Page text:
As video advertising continues to grow across the board, marketers and agencies alike are focusing more and more on social media platforms such as Facebook, Snapchat and Periscope to launch digital media advertising campaigns.
A June 2016 study by Trusted Media Brands (TMB) and Advertiser Perceptions showed large percentages of US agencies and marketers increasing their budgetary commitments to digital video advertising overall, and to programmatic video advertising specifically. A majority of agency respondents said their video and programmatic video ad budgets would increase in the 12 months following the survey, while nearly all other agency respondents said budgets would stay the same. The numbers were more modest among marketers, with larger percentages keeping budgets at current levels than increasing them.
Another study done by Videology showed that viewability was the most prevalent campaign objective for US digital video advertisers, with 43% of respondents choosing that parameter. Clickthrough and viewthrough rates ranked second and third, respectively.
Those results aren’t surprising, but it’s noteworthy that in the previous quarter VTR registered higher than CTR in Videology’s study. This could be an indication that video advertisers are starting to prioritize direct-response objectives—typically not a forte of video advertising, but increasingly under consideration as advertising shifts to in-feed social environments such as Facebook, Twitter and, most recently, Pinterest.
Their study showed a large and growing amount of digital video advertising campaigns running across all screens: desktop, laptop, mobile and connected TV.
Along with their focus on extending ad buys across screens, marketers are also increasingly interested in social video advertising. A May 2016 study by Animoto found that over 70% of US marketers it polled planned to use social video ads in the coming 12 months, with Facebook leading the way among specific platforms, followed by Google’s YouTube and Facebook-owned Instagram.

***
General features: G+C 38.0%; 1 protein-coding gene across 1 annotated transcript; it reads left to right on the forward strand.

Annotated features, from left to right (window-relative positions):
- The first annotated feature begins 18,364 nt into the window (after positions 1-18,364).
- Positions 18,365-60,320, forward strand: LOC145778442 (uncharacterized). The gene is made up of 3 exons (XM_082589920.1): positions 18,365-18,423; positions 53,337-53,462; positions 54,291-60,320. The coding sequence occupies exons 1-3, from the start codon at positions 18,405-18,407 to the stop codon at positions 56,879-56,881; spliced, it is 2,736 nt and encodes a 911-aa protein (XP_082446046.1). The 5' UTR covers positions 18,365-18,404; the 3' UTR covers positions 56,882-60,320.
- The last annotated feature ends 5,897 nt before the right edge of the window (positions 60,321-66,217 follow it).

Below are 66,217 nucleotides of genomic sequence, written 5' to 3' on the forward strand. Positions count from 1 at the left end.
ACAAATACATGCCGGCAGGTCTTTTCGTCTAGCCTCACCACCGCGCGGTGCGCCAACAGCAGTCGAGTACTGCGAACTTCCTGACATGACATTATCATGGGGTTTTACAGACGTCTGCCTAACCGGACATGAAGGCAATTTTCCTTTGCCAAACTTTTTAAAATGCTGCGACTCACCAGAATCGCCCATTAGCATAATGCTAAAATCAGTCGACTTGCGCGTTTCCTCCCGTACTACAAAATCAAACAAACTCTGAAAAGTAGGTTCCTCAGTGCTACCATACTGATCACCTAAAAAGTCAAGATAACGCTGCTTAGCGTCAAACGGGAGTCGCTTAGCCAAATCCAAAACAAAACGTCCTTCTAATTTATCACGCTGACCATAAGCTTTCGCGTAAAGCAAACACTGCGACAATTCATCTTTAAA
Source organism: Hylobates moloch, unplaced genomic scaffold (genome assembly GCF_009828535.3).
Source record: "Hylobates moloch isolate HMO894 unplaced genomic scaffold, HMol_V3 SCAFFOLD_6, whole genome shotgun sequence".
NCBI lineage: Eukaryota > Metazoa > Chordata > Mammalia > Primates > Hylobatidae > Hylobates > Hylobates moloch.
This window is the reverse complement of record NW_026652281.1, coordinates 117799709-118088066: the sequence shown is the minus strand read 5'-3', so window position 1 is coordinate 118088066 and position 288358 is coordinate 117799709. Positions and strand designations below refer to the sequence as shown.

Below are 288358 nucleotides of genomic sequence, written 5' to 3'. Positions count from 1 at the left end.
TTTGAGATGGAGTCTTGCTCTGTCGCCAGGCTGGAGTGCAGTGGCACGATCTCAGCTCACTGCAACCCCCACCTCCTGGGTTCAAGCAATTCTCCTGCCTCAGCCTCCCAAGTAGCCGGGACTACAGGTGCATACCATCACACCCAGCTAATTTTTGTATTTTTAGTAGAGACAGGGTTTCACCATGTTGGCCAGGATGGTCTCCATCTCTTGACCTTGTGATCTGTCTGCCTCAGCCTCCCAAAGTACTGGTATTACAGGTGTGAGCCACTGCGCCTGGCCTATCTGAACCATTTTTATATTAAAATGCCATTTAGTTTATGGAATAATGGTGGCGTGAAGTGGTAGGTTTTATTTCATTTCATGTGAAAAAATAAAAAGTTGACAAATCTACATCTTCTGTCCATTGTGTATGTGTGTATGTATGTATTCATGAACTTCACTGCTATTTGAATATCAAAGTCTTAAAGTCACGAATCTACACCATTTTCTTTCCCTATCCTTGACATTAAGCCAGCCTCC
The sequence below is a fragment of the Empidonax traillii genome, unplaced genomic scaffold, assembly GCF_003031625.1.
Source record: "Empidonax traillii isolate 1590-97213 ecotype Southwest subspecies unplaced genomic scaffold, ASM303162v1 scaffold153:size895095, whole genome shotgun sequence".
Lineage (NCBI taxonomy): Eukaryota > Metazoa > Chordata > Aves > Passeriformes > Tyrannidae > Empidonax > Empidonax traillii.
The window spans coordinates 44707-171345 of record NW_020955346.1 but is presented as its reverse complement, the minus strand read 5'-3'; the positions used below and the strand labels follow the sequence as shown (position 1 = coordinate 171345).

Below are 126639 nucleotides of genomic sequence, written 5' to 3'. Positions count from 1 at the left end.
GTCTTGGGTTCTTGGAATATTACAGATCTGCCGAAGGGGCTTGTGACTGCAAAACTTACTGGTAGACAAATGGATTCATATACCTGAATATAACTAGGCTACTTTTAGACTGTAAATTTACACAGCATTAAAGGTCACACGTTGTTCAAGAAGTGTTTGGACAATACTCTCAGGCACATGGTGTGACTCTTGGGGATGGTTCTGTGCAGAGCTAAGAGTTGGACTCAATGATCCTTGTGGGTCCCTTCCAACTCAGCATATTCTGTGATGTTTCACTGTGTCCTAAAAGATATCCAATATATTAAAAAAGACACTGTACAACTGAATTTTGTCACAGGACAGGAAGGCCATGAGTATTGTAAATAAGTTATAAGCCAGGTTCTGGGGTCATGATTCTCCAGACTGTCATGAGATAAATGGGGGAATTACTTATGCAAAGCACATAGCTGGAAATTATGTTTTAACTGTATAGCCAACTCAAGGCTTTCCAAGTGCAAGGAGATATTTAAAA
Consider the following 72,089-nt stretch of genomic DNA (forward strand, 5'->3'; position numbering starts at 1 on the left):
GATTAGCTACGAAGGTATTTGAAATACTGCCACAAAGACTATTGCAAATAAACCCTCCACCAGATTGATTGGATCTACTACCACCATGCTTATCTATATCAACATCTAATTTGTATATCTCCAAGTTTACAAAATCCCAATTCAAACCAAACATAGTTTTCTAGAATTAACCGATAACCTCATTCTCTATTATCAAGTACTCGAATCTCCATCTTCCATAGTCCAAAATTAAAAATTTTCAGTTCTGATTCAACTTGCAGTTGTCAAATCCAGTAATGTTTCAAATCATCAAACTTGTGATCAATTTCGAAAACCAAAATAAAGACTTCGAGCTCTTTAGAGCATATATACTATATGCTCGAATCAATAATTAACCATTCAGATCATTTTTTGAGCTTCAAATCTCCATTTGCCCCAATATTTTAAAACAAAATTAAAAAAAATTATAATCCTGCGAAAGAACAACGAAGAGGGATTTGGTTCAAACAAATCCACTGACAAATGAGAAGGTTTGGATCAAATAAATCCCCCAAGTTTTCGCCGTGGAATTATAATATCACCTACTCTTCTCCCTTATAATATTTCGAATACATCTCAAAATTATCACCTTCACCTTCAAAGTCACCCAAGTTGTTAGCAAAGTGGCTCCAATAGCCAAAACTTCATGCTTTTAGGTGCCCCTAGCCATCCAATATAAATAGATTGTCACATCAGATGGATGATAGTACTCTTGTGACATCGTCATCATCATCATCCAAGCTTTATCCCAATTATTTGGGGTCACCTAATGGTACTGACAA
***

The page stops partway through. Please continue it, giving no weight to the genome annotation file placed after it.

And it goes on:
While that portion of Animoto’s study was forward-looking, the company also tracked current usage of paid social video ad platforms by US marketers and found, again, that Facebook led by two-thirds representation, followed by YouTube at 39%, Instagram at 21.7% and the others at less than 20% each. While it’s arguable whether or not YouTube is a social ad platform, it’s clear that advertisers see Facebook as the pillar of their social video ad efforts, with YouTube not far behind.
Another area in which Facebook is disrupting the landscape is live video. The TMB/Advertiser Perceptions study cited earlier showed that majorities of US agency and marketing executives were considering investing in live streaming ads. Relatively few were ruling out this platform, so it’s reasonable to expect this to be a hotbed of interest in the coming months. The study didn’t specifically cite Facebook, but the social giant has already emerged as a key player in the live video area, having launched its Facebook Live platform in early 2016.
FDMC Social & Digital Media